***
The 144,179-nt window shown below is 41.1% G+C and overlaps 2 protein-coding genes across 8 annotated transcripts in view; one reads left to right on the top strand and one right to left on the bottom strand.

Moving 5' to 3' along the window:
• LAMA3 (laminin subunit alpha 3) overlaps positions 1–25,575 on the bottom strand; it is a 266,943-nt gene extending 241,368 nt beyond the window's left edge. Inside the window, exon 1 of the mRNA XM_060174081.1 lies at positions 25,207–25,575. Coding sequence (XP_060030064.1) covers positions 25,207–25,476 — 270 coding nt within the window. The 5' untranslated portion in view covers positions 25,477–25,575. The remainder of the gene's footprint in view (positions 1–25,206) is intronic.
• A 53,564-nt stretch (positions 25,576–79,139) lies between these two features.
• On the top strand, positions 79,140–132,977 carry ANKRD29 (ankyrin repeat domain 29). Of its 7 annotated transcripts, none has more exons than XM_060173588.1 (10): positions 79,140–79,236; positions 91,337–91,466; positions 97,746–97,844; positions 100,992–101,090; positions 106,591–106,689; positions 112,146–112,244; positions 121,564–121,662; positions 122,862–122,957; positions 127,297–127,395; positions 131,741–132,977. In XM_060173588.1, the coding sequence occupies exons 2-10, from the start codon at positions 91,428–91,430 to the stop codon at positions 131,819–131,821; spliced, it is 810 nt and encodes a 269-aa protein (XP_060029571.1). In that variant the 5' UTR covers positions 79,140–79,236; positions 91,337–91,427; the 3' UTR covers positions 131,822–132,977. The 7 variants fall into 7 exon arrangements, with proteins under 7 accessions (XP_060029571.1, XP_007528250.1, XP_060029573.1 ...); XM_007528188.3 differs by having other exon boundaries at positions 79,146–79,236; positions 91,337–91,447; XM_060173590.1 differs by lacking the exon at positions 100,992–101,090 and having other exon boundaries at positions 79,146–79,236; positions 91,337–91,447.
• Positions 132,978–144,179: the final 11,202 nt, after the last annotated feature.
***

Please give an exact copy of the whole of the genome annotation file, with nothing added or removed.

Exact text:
The 144,179-nt window shown below is 41.1% G+C and overlaps 2 protein-coding genes across 8 annotated transcripts in view; one reads left to right on the top strand and one right to left on the bottom strand.

Moving 5' to 3' along the window:
• LAMA3 (laminin subunit alpha 3) overlaps positions 1–25,575 on the bottom strand; it is a 266,943-nt gene extending 241,368 nt beyond the window's left edge. Inside the window, exon 1 of the mRNA XM_060174081.1 lies at positions 25,207–25,575. Coding sequence (XP_060030064.1) covers positions 25,207–25,476 — 270 coding nt within the window. The 5' untranslated portion in view covers positions 25,477–25,575. The remainder of the gene's footprint in view (positions 1–25,206) is intronic.
• A 53,564-nt stretch (positions 25,576–79,139) lies between these two features.
• On the top strand, positions 79,140–132,977 carry ANKRD29 (ankyrin repeat domain 29). Of its 7 annotated transcripts, none has more exons than XM_060173588.1 (10): positions 79,140–79,236; positions 91,337–91,466; positions 97,746–97,844; positions 100,992–101,090; positions 106,591–106,689; positions 112,146–112,244; positions 121,564–121,662; positions 122,862–122,957; positions 127,297–127,395; positions 131,741–132,977. In XM_060173588.1, the coding sequence occupies exons 2-10, from the start codon at positions 91,428–91,430 to the stop codon at positions 131,819–131,821; spliced, it is 810 nt and encodes a 269-aa protein (XP_060029571.1). In that variant the 5' UTR covers positions 79,140–79,236; positions 91,337–91,427; the 3' UTR covers positions 131,822–132,977. The 7 variants fall into 7 exon arrangements, with proteins under 7 accessions (XP_060029571.1, XP_007528250.1, XP_060029573.1 ...); XM_007528188.3 differs by having other exon boundaries at positions 79,146–79,236; positions 91,337–91,447; XM_060173590.1 differs by lacking the exon at positions 100,992–101,090 and having other exon boundaries at positions 79,146–79,236; positions 91,337–91,447.
• Positions 132,978–144,179: the final 11,202 nt, after the last annotated feature.